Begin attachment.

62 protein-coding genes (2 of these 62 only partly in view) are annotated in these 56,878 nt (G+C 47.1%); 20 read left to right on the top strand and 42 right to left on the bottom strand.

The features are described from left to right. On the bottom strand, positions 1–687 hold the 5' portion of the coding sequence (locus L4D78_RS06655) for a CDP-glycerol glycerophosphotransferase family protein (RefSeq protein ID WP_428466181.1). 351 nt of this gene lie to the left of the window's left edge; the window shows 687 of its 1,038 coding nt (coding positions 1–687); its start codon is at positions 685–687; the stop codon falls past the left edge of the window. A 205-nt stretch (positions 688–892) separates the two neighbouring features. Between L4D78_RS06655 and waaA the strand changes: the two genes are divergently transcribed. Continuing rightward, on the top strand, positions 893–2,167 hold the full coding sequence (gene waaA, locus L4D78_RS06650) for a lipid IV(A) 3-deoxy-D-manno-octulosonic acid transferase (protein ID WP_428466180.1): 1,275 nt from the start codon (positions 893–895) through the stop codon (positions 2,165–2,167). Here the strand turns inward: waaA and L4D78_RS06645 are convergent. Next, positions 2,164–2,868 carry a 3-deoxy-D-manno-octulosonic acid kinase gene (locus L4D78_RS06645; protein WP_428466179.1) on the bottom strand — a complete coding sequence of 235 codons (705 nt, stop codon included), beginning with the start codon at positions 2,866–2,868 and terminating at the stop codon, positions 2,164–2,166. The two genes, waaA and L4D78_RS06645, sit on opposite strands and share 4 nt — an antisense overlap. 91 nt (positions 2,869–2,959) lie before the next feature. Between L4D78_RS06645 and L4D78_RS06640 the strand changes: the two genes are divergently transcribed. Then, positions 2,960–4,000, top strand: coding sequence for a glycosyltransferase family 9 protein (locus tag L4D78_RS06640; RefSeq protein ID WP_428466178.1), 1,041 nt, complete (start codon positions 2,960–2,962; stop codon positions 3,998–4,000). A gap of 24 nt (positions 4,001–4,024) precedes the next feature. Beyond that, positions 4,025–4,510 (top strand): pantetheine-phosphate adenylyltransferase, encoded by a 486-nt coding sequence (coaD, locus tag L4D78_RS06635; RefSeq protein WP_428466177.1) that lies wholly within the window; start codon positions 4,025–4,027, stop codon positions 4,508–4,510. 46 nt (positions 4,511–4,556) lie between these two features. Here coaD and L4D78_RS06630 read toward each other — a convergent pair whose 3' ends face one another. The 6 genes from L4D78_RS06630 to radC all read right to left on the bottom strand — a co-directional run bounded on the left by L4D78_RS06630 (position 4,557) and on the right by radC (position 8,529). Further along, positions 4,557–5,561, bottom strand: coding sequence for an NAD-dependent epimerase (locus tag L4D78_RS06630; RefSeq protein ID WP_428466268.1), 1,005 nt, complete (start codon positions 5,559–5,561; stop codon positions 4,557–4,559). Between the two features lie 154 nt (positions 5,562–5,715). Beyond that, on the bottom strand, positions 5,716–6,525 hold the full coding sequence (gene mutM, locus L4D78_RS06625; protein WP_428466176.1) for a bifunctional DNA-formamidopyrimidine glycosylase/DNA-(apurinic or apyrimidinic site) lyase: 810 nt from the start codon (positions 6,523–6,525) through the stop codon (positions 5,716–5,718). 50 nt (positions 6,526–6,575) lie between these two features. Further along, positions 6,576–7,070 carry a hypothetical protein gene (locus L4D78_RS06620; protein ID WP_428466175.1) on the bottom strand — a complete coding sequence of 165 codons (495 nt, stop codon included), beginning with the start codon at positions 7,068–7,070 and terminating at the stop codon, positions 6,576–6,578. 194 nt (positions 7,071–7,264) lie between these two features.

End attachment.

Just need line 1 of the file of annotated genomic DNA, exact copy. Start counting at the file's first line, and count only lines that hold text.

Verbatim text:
62 protein-coding genes (2 of these 62 only partly in view) are annotated in these 56,878 nt (G+C 47.1%); 20 read left to right on the top strand and 42 right to left on the bottom strand.